Ahead of the fourth OECD High level forum on Aid Effectiveness, the European Commission continues to push for more streamlined, accountable aid programmes, while critics accuse the EU of watering down its ambitions for development.
The forum (HLF4), which takes place in Busan, South Korea, between 29 November and 1 December, will, in addition to addressing the general effects of aid effectiveness in the developing world, will also seek to strengthen partnerships between developing countries, emerging economies, donor countries, NGOs and the private sector.
As well as being billed as the most important international development for some time, the commission is also keen to highlight its inclusiveness. According to the commission, two main points will dominate the agenda: a refocus on commitments already made to aid effectiveness, and ensuring democratic ownership.
The first looks at improving the impact of aid and deliver accountability to the taxpayer, seen as increasingly important in these economic times, while the second aims to guarantee transparency, and the predictability of assistance. “In these difficult financial times, aid effectiveness is more important than ever. It is vital that taxpayer's money goes to where it is needed most in the most efficient way. That is why we’re doing all we can to work closely with developing countries and other partners on the ground,” the spokesperson for Development Commissioner, Andris Piebalgs, told New Europe, while behind the scenes there is cautious optimism that the commission can contribute positively to the ongoing debate, and reduce the “fragmentation” of aid, by broadening the agenda and actors taking part to the widest possible variety of partners.
This approach is not without its critics, who see private sector involvement as counterproductive, and who demand to know exactly who speaks for the big corporations, however the commission is keen to have as wide a partnership base as possible (although there has been mixed success with getting some of the foundations on board); insisting that “we are trying to get them round to our agenda,” and that no one gets to the table without having established a firm corporate social responsibility (CSR) programme first.
Perhaps more controversially, the commission is also keen to enhance, as it puts it, “democratic ownership” of aid by continuing to peruse its policy of budget support, and “the use of country systems.” Essentially, this means providing money directly for government’s to work on specific projects, for example, in education. Recipients are only eligible for this kind of support upon provision of thorough plans and the guarantee of transparent auditing procedures, however, not everyone is convinced, not least within the commission itself; Piebalgs is said to be more cautious than predecessor Louis Michel about the policy’s possible success rate.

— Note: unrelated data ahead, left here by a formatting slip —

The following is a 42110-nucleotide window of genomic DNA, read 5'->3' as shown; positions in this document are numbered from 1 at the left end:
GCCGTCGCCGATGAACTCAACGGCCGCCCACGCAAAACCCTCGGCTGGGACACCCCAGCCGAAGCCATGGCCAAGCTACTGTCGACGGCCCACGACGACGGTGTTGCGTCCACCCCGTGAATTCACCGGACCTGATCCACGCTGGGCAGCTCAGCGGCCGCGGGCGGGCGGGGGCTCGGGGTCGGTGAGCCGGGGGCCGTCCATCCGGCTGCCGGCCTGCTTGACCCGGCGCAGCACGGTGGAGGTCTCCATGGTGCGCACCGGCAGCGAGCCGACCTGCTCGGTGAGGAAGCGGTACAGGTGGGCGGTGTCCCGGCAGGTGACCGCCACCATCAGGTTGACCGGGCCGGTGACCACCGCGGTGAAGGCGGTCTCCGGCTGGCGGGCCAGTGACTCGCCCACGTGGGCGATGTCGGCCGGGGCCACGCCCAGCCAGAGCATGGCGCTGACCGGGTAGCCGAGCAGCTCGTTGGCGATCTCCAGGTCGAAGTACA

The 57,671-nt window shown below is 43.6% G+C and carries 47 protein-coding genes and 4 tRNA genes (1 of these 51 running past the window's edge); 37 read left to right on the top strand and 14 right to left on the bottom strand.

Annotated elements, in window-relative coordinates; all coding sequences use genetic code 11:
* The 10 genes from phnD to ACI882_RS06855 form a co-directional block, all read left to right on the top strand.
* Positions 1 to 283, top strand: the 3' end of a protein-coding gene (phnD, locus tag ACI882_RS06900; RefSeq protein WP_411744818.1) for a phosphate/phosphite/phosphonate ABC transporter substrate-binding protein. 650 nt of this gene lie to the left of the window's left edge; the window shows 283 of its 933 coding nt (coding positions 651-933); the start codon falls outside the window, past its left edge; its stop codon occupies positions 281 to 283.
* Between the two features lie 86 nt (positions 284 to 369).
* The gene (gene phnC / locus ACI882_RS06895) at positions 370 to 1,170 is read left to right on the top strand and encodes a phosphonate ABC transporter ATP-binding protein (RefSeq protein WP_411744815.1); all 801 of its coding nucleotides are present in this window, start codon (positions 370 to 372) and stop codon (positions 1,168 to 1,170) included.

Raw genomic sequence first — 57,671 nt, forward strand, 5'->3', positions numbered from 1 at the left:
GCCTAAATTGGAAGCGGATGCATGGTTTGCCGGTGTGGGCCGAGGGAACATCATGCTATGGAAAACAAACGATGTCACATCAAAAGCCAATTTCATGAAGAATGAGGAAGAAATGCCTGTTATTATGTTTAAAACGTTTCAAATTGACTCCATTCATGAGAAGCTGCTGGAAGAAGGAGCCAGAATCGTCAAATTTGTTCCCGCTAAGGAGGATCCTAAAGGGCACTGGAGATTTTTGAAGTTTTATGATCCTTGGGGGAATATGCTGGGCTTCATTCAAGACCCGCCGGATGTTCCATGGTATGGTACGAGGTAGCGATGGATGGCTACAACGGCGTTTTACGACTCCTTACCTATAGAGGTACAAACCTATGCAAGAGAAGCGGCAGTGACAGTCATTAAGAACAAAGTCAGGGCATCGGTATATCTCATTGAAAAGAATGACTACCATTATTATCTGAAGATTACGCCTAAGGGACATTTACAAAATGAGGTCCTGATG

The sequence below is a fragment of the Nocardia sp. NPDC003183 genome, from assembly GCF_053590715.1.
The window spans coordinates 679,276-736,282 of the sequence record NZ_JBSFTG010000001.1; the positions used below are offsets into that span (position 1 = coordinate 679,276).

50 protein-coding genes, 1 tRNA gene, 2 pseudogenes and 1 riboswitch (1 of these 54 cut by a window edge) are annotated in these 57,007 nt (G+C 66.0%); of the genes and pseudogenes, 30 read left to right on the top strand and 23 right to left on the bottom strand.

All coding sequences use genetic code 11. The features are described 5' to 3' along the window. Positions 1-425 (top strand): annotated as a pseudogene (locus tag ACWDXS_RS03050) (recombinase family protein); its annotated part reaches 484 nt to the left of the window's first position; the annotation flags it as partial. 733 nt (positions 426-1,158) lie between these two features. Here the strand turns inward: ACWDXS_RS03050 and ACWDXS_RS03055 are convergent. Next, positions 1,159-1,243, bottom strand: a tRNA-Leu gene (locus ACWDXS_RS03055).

Despite the apparent confidence, not everyone is convinced that the EU is in a position to deliver on its promises. A recent open letter sent by CONCORD, the European development NGO confederation, accused member states of weakening their collective ambitions. “EU member states provide around half of global aid and the world's poorest people and EU citizens will therefore rightly be looking for EU Governments to lead donor efforts at HLF4 to agree to ambitious action to maximise the development impact of their aid,” read the letter.
“Such action must of course focus on making aid programmes more transparent and effectively scrutinised... it must also focus on tackling a range of practices that undermine aid’s long term impacts and potential for helping countries to end their dependence on it. These include tied aid, unpredictable aid, inappropriate use of conditions, the bypassing of local systems and approaches to aid that fail to strengthen democratic ownership and gender equality.
“Unfortunately,” it continues, “the EU’s common position for HLF4 contains few concrete proposals in these areas. In addition a number of EU member states have been prominent in opposing ambitious proposals made by others on these issues, using a lack of ambition from the likes of new donors such as China as an excuse. This lack of political leadership is in stark contrast to that displayed by the EU at the Accra HLF in 2008 and is likely to undermine the success of HLF4.”
The commission, however, is standing on its record as the world’s largest overseas aid donor, and insists that ambition has not been diminished. “The European Commission is already amongst the most transparent and effective donors.” says Piebalgs’ spokesperson. “We help to reduce poverty in over 150 countries. Yet better coordination amongst European donors could help to save around €5 billion per year.”
“In Busan, [the commissioner] will be calling for donors to better coordinate their actions to avoid duplication, fragmentation and to achieve better impact. With just over three years left to meet the Millennium Development Goals, time is running out. Busan will be a key opportunity for all donors to act together to improve the efficiency of aid.”